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Harassment in public health is real. Here’s how to respond.

A new toolkit can help workers waiting for systemic solutions.
Filed Under
Written by
Samuel R. Mendez
Published
January 23, 2024
Read Time
4 min

In the first year of the COVID-19 pandemic, local health departments in the United States experienced at least 1,499 incidents of harassment. While public health workers were guiding us through an unimaginable catastrophe, they had to face the threat of harm both online and offline, egged on by doxing (the act of having their names and addresses posted online).

We don’t have specific data on how common such incidents are today, which reveals the lack of a systematic response within U.S. public health. However, we can be sure that this problem won’t go away on its own. A study led by Johns Hopkins researchers found that in 2021, a quarter of Americans believed it was OK to threaten a public health official. And, in the third year of the pandemic, children’s hospitals across the country endured a sharp jump in online harassment, with Boston Children’s Hospital facing bomb threats. Though anyone in public health might experience harassment, we can’t ignore racism, transphobia, and gender-based discrimination in a field with a workforce that is 79 percent women and 46 percent BIPOC and includes an increasing number of people who identify outside the gender binary.

In response, I have worked with Harvard’s Center for Health Communication to create the Digital Safety Kit for Public Health—a toolkit meant to help everyday public health professionals mitigate the harm of harassers.

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Our work was catalyzed in part by the way vaccine expert Peter Hotez was targeted last summer by national media personalities. As dean of Baylor College of Medicine, Hotez could draw on his institutional resources and professional networks to navigate this turmoil. But nearly half of public health employees work in local agencies outside of big cities, with nowhere near the same resources. They aren’t likely to be harassed by someone as prominent as Joe Rogan, but it also doesn’t take as much to disrupt their offices.

With the toolkit, we also hope to help stem the flood of departures from the field. Half of state and local health department workers in place in 2021 are projected to leave by 2025. This at a time when it is estimated that local departments need 54,000 more full-time employees. Though we lack data on how harassment might impact these departures, it’s safe to say it doesn’t help with job satisfaction.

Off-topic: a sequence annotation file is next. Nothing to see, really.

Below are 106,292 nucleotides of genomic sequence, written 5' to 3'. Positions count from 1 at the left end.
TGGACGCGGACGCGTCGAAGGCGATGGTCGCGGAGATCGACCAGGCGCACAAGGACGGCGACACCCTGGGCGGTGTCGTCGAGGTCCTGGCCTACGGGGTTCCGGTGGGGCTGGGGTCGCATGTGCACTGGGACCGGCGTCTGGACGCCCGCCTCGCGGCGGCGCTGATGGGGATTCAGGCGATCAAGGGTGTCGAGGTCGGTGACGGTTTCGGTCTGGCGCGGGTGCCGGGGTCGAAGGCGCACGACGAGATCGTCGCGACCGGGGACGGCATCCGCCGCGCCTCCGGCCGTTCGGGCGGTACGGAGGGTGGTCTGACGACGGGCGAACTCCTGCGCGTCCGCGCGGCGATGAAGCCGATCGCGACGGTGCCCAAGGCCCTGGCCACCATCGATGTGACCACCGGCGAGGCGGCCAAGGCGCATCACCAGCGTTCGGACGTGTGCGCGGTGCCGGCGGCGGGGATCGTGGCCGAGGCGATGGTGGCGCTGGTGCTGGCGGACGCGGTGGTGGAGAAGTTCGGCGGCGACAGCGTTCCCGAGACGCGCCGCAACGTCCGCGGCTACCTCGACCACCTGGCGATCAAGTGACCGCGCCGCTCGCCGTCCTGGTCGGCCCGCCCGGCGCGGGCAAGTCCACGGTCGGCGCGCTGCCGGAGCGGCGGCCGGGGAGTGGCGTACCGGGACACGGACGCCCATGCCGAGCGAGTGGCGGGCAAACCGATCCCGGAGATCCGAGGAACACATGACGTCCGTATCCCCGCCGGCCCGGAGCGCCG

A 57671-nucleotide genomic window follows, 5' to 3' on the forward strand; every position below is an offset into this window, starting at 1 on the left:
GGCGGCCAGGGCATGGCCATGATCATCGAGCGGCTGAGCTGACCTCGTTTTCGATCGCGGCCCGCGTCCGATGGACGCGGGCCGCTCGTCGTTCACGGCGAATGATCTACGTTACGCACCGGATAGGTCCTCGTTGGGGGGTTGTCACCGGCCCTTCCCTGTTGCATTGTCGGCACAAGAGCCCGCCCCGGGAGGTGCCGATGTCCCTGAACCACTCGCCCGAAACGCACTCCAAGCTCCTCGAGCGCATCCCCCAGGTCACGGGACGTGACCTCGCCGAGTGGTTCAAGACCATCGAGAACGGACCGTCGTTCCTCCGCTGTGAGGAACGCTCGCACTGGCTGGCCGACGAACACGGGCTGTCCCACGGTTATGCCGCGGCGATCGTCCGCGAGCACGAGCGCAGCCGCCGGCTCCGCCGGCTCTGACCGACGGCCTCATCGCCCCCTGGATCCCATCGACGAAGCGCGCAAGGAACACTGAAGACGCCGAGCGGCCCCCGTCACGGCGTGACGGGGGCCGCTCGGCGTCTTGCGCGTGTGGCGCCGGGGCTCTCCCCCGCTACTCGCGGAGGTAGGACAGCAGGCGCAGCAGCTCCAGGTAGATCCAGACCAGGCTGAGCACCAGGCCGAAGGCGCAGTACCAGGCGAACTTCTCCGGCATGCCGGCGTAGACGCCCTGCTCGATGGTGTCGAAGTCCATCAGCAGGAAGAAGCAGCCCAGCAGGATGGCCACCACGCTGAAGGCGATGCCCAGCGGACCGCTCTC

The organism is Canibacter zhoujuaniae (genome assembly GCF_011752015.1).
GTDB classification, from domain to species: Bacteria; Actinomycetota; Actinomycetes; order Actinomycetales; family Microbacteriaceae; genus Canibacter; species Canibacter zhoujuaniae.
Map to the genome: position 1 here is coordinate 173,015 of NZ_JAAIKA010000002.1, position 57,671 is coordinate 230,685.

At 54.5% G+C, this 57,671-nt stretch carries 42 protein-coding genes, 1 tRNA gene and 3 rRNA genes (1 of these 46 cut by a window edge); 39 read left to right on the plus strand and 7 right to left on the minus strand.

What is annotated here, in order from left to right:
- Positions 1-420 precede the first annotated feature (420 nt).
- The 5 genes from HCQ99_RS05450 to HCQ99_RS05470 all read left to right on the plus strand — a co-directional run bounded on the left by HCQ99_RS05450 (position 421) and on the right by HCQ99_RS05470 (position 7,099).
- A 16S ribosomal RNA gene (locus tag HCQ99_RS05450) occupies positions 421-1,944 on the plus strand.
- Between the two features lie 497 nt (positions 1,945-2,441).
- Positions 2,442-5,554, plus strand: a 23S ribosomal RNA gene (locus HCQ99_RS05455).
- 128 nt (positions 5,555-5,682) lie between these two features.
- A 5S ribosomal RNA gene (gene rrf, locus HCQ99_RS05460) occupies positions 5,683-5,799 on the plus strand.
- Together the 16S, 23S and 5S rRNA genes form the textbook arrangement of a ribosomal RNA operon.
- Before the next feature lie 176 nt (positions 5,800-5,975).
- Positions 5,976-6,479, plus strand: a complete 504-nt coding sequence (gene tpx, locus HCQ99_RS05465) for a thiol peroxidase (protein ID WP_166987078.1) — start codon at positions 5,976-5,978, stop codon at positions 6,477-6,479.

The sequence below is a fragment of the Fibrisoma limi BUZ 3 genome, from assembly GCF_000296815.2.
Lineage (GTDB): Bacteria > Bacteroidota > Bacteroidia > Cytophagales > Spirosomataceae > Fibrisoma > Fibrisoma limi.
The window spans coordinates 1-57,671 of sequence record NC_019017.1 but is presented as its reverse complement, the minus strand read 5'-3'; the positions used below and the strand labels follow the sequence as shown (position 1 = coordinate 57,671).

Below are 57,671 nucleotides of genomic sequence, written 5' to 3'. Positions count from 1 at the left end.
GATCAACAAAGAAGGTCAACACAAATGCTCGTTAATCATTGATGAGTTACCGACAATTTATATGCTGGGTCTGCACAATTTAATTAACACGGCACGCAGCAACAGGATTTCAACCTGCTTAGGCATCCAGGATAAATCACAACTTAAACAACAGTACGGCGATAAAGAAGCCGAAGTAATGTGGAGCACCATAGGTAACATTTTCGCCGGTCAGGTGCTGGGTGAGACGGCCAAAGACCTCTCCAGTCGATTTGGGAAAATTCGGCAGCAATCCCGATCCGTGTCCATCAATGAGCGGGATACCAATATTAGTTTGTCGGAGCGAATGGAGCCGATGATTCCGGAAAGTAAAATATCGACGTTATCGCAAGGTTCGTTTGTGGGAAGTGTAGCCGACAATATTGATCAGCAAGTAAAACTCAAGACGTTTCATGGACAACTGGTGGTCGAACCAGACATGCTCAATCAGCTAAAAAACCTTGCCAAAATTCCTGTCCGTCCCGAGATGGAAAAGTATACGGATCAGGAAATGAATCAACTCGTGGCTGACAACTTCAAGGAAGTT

To be sure, harassment in public health is a complex issue with no quick fixes. As such, this is exactly the kind of problem our field should be good at addressing. Public health leaders regularly promote treatment, prevention, and mitigation simultaneously. We are trained to approach complex issues from multiple angles, with an eye toward sustainable solutions. Though daunting, online harassment in public health is not an insurmountable problem.

While we need a systemic response from public health institutions, we also need steps we can take to protect ourselves right now. This is where the Digital Safety Kit comes in. It includes personal technological steps we can take to help protect ourselves. For example: Use secure passwords so it’s harder for someone else to break into one of your online accounts. Also: Delete sensitive data from private messages in case someone breaks into your account. It also includes social steps we can take to protect each other, such as how to discuss our desired level of online privacy with coworkers and employers.

It’s not enough for public health workers to protect themselves, so I’m calling on decision makers at hospitals, universities, and government agencies to protect their workforce through concrete actions, including:

  • Assessing risk by checking for online disinformation campaigns targeting your institution.
  • Managing risk by purchasing institutional accounts for services that delete personal info from data clearinghouses.
  • Mitigating harm by preparing an emergency response workflow for targets of online harassment. Advocate for more financial support of local health departments.

As a PhD candidate in public health, I admit I am daunted by the scale of the challenges ahead of us, including the intense political divisions around public health. More areas of public health are becoming hot-button issues. We now live with COVID while facing the constant threat of further pandemics. We need bold ideas, novel thinking, and solidarity. At the same time, we are working at a time of energizing opportunity. We can still build a version of public health that our communities deserve. By necessity, this includes protecting our workforce. Please download the toolkit and share this call to action with public health leaders.

Source illustrations: lerbank / iStock

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Samuel R. Mendez
Samuel R. Mendez is a Public Voices Fellow of The OpEd Project and AcademyHealth. They are a PhD candidate in Population Health Sciences at Harvard T.H. Chan School of Public Health.

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